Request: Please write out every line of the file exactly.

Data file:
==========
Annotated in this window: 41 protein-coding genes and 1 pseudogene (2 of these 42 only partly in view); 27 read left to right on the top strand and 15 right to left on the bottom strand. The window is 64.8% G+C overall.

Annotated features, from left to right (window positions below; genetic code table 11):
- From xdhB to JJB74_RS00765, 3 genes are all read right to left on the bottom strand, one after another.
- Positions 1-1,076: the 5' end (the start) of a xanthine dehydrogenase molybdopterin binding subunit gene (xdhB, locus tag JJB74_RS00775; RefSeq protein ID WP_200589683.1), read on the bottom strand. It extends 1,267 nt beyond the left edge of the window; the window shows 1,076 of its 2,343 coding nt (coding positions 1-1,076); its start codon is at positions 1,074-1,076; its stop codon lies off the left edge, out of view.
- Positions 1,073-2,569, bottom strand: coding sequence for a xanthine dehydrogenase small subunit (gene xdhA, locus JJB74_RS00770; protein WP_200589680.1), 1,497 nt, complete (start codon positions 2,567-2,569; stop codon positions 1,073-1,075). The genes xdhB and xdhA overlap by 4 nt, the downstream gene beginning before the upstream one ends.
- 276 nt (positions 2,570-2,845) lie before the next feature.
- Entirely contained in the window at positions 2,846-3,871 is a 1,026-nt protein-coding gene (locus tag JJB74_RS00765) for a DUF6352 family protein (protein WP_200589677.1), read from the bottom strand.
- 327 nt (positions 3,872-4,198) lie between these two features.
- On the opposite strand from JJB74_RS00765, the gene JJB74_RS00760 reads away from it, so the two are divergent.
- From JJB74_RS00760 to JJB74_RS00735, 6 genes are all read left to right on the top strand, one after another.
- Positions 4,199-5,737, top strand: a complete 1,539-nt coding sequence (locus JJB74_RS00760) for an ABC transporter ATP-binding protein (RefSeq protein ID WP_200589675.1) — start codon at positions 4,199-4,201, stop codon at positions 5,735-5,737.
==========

Annotated in this window: 41 protein-coding genes and 1 pseudogene (2 of these 42 only partly in view); 27 read left to right on the top strand and 15 right to left on the bottom strand. The window is 64.8% G+C overall.

Annotated features, from left to right (window positions below; genetic code table 11):
- From xdhB to JJB74_RS00765, 3 genes are all read right to left on the bottom strand, one after another.
- Positions 1-1,076: the 5' end (the start) of a xanthine dehydrogenase molybdopterin binding subunit gene (xdhB, locus tag JJB74_RS00775; RefSeq protein ID WP_200589683.1), read on the bottom strand. It extends 1,267 nt beyond the left edge of the window; the window shows 1,076 of its 2,343 coding nt (coding positions 1-1,076); its start codon is at positions 1,074-1,076; its stop codon lies off the left edge, out of view.
- Positions 1,073-2,569, bottom strand: coding sequence for a xanthine dehydrogenase small subunit (gene xdhA, locus JJB74_RS00770; protein WP_200589680.1), 1,497 nt, complete (start codon positions 2,567-2,569; stop codon positions 1,073-1,075). The genes xdhB and xdhA overlap by 4 nt, the downstream gene beginning before the upstream one ends.
- 276 nt (positions 2,570-2,845) lie before the next feature.
- Entirely contained in the window at positions 2,846-3,871 is a 1,026-nt protein-coding gene (locus tag JJB74_RS00765) for a DUF6352 family protein (protein WP_200589677.1), read from the bottom strand.
- 327 nt (positions 3,872-4,198) lie between these two features.
- On the opposite strand from JJB74_RS00765, the gene JJB74_RS00760 reads away from it, so the two are divergent.
- From JJB74_RS00760 to JJB74_RS00735, 6 genes are all read left to right on the top strand, one after another.
- Positions 4,199-5,737, top strand: a complete 1,539-nt coding sequence (locus JJB74_RS00760) for an ABC transporter ATP-binding protein (RefSeq protein ID WP_200589675.1) — start codon at positions 4,199-4,201, stop codon at positions 5,735-5,737.